This is not to say that others are not working toward this same goal, but rather that traditional structures and systems have been set up to function differently. For example, soil and water districts have long been working to promote water quality improvements but they are organized by county. This means that the five soil and water districts of Chemung, Ontario, Schuyler, Seneca and Yates within the Seneca Lake watershed must divide their attention among multiple waterbodies and watersheds.

The Seneca Watershed Intermunicipal Organization (SWIO), and by extension my position, was established to work specifically on behalf of Seneca Lake and its watershed via a collaborative effort of the five counties and 40 municipalities wholly or partly within it. The nature of this work and how it is completed can vary greatly. At times it may be highly localized and focused, such as working with a specific municipality or soil and water district on a construction or educational project. At other times it may involve organizing a partnership group and working on a watershed-scale project such as the ongoing Seneca-Keuka Watershed Nine Element Plan. Furthermore, the unique arrangement between SWIO and Hobart and William Smith Colleges (HWS) – the Seneca Watershed Steward position is housed at the Finger Lakes Institute within HWS – opens up additional research opportunities as well. While it certainly feels self-serving to say, the design and function of SWIO and the Steward position are a vital and necessary component for successful local management of a shared natural resource such as Seneca Lake.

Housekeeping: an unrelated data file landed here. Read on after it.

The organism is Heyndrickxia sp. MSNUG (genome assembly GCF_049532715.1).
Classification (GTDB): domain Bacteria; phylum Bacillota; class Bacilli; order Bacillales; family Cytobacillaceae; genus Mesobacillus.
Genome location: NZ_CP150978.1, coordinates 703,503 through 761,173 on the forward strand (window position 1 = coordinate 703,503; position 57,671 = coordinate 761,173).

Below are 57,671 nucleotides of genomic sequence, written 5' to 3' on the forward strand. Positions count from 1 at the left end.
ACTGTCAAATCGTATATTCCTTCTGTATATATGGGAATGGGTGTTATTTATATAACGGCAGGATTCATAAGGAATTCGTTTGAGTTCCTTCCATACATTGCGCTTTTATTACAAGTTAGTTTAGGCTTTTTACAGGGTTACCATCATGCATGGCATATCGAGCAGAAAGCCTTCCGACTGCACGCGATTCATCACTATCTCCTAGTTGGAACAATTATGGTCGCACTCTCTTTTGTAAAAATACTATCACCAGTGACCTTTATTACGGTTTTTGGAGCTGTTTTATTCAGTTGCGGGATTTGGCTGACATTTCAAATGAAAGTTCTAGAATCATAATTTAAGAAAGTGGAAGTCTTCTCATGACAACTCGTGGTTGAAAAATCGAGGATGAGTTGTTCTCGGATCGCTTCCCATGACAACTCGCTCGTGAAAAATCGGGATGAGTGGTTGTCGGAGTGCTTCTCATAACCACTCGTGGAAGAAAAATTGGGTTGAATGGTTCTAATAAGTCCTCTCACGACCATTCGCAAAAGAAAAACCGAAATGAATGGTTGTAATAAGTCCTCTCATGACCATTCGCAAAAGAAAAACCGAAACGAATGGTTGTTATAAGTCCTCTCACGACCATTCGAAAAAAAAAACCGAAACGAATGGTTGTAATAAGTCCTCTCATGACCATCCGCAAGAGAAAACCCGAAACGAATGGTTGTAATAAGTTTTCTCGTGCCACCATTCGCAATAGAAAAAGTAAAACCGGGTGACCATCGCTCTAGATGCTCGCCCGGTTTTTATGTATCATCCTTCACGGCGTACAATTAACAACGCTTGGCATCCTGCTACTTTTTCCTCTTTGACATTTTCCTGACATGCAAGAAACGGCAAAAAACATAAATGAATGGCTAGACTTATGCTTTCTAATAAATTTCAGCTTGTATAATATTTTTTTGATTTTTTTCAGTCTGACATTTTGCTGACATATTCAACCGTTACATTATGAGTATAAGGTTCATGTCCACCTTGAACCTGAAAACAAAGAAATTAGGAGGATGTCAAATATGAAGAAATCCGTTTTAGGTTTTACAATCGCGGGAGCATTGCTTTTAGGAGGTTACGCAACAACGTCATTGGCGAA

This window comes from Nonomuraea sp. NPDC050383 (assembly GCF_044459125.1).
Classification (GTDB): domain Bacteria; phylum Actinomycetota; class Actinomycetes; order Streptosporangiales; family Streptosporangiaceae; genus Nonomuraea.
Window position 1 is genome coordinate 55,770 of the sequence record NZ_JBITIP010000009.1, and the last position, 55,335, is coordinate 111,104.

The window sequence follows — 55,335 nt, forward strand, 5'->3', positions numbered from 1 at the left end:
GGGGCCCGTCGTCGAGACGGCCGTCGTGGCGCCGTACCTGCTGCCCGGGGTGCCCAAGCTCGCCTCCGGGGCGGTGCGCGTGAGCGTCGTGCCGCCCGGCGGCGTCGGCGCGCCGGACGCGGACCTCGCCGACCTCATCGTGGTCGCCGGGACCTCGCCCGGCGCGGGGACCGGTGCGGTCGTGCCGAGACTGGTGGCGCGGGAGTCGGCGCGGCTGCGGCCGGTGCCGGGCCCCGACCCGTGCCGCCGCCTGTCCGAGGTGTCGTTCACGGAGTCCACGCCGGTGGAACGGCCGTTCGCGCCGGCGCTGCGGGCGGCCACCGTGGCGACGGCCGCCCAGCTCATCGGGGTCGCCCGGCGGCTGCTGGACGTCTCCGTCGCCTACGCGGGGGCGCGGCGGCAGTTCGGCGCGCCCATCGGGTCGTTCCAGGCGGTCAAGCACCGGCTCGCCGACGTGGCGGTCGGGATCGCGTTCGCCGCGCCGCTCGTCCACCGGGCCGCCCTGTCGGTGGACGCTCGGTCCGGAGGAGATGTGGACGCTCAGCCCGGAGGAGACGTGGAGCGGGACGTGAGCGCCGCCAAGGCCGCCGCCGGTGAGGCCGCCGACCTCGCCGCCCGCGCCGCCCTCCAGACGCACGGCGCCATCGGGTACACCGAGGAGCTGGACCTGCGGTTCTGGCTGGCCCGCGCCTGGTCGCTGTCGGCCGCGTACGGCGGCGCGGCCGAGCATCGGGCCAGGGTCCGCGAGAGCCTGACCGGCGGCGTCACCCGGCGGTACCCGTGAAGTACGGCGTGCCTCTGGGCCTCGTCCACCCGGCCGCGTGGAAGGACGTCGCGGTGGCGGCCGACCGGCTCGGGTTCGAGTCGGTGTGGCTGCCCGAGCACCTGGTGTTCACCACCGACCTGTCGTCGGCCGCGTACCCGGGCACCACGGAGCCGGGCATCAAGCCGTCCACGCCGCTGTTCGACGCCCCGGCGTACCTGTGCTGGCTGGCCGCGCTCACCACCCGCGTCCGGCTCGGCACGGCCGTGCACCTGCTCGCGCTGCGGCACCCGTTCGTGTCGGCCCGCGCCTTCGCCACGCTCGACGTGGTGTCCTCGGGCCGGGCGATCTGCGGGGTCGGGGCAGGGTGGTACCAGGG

After growing up in Maryland where the ecological degradation of the Chesapeake Bay had a profound economic and physiological impact on many, it has been highly encouraging to see the positive impact a watershed-based management approach has had there in recent years. Seneca Lake is not nearly in as bad shape as the Chesapeake Bay was in my childhood, but we are seeing disturbing trends of degradation. The sooner we respond, the better.

You may be familiar with the saying it is easier to destroy than to create. I have my own version of this when it comes to resource management; it is easier to protect than to restore. Reactive management and action will always be more costly, more time consuming and less effective than preventative action. This is my aim and my promise… protect what is present wherever possible, restore what we have lost whenever achievable. In my travels around the watershed I have been greatly encouraged by the general knowledge on and interest in watershed issues, and I have no doubt that together we can achieve SWIO’s mission: preserve, protect and remediate… Seneca Lake.
Learn more about Ian’s background at https://www.hws.edu/fli/staff.aspx.

This piece was produced by the Seneca Lake Pure Waters Association, a nonprofit that for more than 20 years has been creating new partnerships and launching new programs to promote and protect Seneca Lake’s water quality for the health and safety of those who live in the watershed. This article was shared with us as part of our community outreach to include a multitude of voices and views about the Finger Lakes foodshed.

Ian Smith is the first Watershed Steward of Seneca Lake. He works out of the Finger Lakes Institute (FLI) to support the Seneca Lake Intermunicipal Organization (SWIO) in addressing water quality and ecological concerns involving Seneca Lake and its watershed.

Photo from Hobart and William Smith Collages